Back in Toronto, when I finally open the PDF, it informs me that my estimated biological age is 30.55—15 per cent younger than my actual age. It’s a calculation of my percentage of short telomeres (which is in the “normal” range) and median length (roaring ahead in the 95th percentile). Hours later, Mera calls to discuss my results. “Congratulations!” he cries. “If everything continues this way, you are not only going to live longer, but you’re going to be a nonagenarian. You would survive all your friends, all your relatives!” This is welcome news, if slightly alarming. He says I stand to gain 10 years of life beyond the average due to my genes and lifestyle. Usually, he delivers less cheerful results, because many of his clients are motivated by serious health complaints.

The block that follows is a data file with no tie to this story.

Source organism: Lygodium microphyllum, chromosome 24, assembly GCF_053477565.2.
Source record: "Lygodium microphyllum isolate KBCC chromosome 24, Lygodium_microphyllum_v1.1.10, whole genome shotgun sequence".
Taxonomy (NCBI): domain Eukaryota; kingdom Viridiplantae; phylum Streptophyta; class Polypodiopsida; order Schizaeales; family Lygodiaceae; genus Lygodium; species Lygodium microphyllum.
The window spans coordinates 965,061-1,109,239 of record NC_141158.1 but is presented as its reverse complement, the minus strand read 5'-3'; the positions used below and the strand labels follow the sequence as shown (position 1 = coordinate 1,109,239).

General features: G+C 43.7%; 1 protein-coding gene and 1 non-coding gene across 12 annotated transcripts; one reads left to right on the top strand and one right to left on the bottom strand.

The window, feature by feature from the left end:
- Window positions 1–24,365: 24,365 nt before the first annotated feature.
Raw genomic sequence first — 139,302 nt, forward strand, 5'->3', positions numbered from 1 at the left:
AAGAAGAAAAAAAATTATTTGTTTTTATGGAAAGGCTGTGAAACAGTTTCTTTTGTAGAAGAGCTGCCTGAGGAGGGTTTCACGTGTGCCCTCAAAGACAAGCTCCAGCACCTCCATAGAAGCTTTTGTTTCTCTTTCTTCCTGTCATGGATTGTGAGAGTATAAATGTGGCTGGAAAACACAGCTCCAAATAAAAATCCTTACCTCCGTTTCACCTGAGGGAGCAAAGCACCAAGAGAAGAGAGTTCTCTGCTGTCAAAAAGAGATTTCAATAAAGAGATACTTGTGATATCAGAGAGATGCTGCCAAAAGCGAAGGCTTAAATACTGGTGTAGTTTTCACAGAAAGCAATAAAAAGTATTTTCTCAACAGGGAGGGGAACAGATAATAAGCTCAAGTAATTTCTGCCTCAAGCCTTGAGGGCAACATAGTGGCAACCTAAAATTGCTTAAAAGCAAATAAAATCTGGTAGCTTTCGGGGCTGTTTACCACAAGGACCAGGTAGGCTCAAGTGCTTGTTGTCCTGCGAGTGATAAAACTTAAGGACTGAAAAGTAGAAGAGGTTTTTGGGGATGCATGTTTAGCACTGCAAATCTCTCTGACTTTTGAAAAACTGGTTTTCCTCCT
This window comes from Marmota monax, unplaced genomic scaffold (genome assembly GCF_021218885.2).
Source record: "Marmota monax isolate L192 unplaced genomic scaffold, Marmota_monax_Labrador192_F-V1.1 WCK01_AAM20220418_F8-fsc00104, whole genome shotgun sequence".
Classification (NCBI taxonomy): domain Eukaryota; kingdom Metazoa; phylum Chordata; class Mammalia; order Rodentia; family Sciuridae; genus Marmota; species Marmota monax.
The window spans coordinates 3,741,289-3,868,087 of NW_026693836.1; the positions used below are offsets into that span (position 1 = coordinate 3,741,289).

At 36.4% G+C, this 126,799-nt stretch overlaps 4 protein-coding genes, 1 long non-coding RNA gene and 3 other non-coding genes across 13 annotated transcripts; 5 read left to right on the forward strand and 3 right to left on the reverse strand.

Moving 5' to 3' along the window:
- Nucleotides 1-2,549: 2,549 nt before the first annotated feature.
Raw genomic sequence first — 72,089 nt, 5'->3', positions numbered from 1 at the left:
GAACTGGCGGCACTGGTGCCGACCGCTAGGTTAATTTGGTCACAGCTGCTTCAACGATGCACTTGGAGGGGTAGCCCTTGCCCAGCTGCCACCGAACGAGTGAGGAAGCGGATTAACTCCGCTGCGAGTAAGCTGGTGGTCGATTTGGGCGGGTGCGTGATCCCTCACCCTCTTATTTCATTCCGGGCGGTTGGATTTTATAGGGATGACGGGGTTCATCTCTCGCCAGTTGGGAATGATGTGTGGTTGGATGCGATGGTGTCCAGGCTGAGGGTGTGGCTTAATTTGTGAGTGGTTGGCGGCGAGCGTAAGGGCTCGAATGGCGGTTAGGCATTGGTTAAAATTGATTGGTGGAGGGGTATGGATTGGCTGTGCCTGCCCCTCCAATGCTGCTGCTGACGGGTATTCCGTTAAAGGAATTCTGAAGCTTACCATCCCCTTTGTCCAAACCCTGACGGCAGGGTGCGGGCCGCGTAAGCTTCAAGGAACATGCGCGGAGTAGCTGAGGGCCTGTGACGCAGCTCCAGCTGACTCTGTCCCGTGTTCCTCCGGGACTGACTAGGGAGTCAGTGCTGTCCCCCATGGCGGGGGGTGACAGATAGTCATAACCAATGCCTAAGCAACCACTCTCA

While Davies says the desire for genetics testing is growing, only a select few can afford to explore it. “I think eventually everyone will have [access to it], but we’re about 10 years out from that because we can’t really interpret a lot of the data,” she says. “To make it into the mainstream there needs to be a whole re-education of [physicians]. It’s an area that evolves so quickly that for your regular family doctor to stay on top of all the advances is just not realistic.”
Where it’s available, Mera believes testing offers motivation to change, to slow the pace of aging and prolong wellness for as long as possible. He has seen telomere length grow after lifestyle tweaks, suggesting the aging process can be reversed at the genetic level. “At the end, everyone wants to win the lottery,” he says. “We think that knowledge is power.”